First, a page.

If having many notebooks, it may get confusing to find the right one.
To get some extra structure into the list, GoodNotes allows filtering by categories. Each notebook can be put in one category. Using a dropdown menu in the top menu, you can filter between Uncategorized, Trash, or any self-created categories.
Using this, you could have multiple categories for different projects, jobs, or areas of life.
If this is still not enough, the app also allows for Master Categories, which is a folder of categories (e.g. A master category can have multiple categories, which can have multiple notebooks.)
Feel free and go crazy with these three layers of abstraction to sort your notes.
External documents can be imported into GoodNotes. There are direct options from cloud storages like Dropbox, Box, Google Drive or OneDrive, but it also supports accessing the Files.app (iOS 11), so anything compatible with that can be used as a source. Additionally, pictures from the camera or Photos.app can also be imported.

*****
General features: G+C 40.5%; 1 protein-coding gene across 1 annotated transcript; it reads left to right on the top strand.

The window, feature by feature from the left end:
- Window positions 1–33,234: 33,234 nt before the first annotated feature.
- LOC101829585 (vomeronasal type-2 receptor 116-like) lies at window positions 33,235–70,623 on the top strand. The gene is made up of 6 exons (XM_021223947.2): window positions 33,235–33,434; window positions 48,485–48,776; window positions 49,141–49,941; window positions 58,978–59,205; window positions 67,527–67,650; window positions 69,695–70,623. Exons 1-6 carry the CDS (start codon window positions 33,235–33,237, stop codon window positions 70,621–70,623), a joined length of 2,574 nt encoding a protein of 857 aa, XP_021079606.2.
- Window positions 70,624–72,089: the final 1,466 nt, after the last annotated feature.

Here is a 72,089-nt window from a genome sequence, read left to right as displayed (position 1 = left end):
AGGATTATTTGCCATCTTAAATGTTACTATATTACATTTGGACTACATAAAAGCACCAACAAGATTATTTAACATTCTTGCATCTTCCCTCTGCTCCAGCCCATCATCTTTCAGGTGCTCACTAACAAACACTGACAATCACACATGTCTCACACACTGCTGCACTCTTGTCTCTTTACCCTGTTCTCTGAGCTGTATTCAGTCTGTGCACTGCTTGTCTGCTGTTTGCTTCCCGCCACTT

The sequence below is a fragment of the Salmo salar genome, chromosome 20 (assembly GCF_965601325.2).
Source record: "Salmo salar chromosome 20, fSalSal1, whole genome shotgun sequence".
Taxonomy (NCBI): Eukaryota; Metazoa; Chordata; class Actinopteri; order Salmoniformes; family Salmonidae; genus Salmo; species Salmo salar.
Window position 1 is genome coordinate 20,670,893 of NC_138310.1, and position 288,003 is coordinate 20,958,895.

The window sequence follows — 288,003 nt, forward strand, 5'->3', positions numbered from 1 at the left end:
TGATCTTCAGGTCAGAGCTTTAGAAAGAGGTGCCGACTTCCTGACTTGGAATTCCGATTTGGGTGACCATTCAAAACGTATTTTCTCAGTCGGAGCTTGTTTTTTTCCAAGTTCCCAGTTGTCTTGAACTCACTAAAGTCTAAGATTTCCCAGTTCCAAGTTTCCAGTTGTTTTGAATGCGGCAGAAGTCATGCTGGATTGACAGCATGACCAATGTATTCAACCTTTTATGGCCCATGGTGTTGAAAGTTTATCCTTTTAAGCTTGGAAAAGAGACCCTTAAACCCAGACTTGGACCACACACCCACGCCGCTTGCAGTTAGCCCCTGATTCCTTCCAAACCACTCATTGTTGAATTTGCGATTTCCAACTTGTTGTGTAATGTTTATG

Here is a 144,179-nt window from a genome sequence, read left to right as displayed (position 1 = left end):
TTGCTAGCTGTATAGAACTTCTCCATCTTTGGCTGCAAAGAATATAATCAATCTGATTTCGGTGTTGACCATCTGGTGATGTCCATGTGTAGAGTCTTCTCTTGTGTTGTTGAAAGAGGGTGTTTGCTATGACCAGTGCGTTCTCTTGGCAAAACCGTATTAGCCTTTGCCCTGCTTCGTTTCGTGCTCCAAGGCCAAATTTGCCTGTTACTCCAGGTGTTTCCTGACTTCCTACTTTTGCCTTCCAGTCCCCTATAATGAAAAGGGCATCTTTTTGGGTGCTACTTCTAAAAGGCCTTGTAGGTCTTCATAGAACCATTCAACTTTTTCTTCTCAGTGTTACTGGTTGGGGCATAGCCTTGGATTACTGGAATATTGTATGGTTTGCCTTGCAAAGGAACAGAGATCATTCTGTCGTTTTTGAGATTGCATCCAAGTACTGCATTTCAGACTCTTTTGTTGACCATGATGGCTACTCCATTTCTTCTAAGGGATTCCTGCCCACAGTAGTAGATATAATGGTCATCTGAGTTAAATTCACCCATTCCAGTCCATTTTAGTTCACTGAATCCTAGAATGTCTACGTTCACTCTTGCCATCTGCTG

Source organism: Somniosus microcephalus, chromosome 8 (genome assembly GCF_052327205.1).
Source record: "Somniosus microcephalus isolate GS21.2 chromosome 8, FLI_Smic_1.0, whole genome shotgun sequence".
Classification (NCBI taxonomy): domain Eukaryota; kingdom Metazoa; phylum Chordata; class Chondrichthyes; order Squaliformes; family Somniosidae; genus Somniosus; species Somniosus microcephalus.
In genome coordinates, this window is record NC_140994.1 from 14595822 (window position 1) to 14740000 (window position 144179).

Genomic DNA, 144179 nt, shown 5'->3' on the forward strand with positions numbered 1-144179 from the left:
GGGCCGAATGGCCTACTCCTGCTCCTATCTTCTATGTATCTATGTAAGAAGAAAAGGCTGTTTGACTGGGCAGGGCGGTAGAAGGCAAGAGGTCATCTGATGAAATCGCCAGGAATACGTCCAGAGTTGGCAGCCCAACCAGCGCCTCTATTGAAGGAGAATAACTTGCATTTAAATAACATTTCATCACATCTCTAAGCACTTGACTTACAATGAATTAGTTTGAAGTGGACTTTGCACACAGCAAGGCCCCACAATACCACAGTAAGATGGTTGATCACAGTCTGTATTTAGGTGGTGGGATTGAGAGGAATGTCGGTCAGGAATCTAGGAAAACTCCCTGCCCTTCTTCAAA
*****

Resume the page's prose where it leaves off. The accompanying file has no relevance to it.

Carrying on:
There is no separate file management for documents. Everything is a notebook. If a document, like a PDF, is imported into GoodNotes, there are basically two options:
- First, it can get part of an existing notebook. This means, all pages of the PDF are appended or included in between other pages of the notebook. If being in a notebook, you can import above or import below, which means that an imported PDF will be added before or after the current page.
- Second, creating a new notebook from the PDF. This is done from the overview showing all notebooks. An imported document will show up on the shelf of notebooks and just blend in as yet another notebook, despite being based on a PDF. Even then, you can add new notebook pages to it, as it behaves identical to other notebooks.
On a small side note, importing images works pretty similar. An image can either be a new page of an existing notebook, a new notebook, or part of a page (a movable object within a page.)